Accused Boston Marathon bomber Dzhokhar Tsarnaev's condition was upgraded today to fair.
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'FrackNation' filmmaker claims group of farmers was barred from 'Gasland Part II' screening at Tribeca

'FrackNation' filmmaker claims group of farmers was barred from 'Gasland Part II' screening at Tribeca | Criminology and Economic Theory | Scoop.it
“FrackNation” filmmaker Phelim McAleer claims he, along with a group of farmers, was kept out of the Tribeca Film Festival screening of “Gasland Part II,” an anti-Fracking documentary.
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Tip led investigators to US most-wanted child pornography suspect in Nicaragua

Tip led investigators to US most-wanted child pornography suspect in Nicaragua | Criminology and Economic Theory | Scoop.it
The FBI says a tip led investigators to Nicaragua in the search for a former U.S. school teacher who was among the FBI's 10 most-wanted fugitives as a suspect in a child pornography investigation.
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Paige Gieck's comment, April 28, 2013 3:32 AM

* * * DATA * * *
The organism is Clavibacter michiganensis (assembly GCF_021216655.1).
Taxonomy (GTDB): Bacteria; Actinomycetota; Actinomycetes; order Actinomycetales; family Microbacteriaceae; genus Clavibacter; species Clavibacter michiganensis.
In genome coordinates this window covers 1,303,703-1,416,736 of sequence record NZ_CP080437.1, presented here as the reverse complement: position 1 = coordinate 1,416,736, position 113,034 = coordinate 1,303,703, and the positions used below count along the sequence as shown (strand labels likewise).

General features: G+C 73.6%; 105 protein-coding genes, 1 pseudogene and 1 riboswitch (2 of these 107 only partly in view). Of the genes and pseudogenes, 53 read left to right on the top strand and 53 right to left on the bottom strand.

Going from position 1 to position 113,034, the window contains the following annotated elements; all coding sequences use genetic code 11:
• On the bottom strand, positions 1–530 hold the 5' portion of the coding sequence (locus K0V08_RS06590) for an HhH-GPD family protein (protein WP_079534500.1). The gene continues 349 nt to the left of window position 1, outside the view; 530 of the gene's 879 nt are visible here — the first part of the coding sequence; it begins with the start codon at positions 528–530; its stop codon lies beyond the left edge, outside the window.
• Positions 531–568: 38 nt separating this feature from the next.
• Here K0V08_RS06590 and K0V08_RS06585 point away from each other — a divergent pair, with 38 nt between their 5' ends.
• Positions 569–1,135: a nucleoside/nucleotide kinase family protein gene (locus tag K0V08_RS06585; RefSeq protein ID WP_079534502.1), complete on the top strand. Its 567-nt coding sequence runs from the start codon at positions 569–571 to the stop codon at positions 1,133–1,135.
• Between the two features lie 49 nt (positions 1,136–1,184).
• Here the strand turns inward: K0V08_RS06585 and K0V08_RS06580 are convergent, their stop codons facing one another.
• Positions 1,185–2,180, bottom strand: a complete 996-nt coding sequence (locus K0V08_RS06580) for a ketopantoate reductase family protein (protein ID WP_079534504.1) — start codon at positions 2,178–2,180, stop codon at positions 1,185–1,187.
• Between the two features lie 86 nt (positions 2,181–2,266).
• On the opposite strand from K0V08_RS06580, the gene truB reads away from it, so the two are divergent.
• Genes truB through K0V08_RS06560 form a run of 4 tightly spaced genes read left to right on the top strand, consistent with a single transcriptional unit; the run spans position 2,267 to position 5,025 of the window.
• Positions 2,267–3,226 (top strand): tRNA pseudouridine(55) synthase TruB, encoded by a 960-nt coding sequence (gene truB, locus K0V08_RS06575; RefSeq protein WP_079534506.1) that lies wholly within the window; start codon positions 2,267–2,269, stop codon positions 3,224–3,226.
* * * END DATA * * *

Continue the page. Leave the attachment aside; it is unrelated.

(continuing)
Score one for the good guys!
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Police: 2 Arrested in Al-Qaida Linked Canada Plot

Two men were arrested and charged with plotting a terrorist attack against a Canadian passenger train with support from al-Qaida elements in Iran, police said Monday.
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Colby Wallace's comment, April 23, 2013 6:52 PM
I liked how they brought these story to light many times Americans think we are the only ones facing terrorism, the facts are very were is facing terrorism as horrible as it. We are not the only country to face this trouble. I am glad the suspects in the case were stopped.